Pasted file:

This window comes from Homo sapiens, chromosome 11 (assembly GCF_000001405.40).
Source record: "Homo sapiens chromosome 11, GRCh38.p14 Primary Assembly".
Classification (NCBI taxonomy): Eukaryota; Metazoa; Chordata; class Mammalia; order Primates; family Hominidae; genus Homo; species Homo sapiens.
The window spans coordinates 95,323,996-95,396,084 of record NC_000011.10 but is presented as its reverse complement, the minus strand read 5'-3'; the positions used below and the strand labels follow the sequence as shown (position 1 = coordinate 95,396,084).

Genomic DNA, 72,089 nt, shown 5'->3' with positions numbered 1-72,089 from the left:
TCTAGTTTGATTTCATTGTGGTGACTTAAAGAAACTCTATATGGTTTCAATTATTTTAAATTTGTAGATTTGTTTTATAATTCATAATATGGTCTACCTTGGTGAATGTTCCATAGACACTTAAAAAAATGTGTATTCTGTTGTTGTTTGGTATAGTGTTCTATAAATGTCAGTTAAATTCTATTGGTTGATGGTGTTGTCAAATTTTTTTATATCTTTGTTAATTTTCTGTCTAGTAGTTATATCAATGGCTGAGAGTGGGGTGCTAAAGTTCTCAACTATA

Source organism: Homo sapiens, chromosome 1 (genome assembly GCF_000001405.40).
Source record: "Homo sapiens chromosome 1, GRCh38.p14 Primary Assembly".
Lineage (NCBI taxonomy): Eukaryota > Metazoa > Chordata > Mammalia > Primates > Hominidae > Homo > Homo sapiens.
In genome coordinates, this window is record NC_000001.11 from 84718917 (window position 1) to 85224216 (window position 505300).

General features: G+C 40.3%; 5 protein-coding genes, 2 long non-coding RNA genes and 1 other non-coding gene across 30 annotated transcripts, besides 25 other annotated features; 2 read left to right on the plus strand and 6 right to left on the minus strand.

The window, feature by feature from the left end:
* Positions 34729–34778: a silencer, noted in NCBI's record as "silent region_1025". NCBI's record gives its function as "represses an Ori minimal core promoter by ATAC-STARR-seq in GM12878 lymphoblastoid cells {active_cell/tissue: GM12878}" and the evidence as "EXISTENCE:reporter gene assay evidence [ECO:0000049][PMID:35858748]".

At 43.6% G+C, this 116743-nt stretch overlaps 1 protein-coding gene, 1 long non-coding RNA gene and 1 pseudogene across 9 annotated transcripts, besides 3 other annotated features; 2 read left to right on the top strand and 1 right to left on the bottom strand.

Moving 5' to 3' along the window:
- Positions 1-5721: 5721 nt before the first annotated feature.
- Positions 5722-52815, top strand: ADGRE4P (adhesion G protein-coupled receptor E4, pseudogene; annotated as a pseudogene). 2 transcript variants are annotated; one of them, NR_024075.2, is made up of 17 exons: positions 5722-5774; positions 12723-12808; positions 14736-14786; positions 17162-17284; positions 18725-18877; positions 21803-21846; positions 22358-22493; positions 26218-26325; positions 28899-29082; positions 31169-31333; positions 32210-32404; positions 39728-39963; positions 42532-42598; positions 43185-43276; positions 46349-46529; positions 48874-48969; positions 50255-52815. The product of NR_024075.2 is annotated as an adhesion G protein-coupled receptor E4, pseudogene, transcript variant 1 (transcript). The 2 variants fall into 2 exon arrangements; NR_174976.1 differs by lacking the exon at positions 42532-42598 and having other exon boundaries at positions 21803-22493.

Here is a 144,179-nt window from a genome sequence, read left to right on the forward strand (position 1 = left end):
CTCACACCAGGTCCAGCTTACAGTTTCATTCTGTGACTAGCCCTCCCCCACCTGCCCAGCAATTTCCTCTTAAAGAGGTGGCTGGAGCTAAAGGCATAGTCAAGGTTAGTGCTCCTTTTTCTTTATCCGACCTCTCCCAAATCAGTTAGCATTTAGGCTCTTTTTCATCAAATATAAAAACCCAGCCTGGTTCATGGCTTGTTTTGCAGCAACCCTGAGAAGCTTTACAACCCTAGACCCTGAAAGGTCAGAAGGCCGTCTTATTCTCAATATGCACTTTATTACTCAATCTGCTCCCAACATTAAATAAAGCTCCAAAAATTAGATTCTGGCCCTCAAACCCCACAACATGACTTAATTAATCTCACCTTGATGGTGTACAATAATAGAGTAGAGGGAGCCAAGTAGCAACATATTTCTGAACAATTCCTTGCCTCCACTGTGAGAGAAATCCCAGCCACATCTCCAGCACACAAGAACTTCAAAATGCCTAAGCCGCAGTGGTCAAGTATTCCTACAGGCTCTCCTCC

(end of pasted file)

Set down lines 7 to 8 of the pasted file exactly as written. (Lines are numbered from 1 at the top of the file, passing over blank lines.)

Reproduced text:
Source organism: Homo sapiens, chromosome 1 (genome assembly GCF_000001405.40).
Source record: "Homo sapiens chromosome 1, GRCh38.p14 Primary Assembly".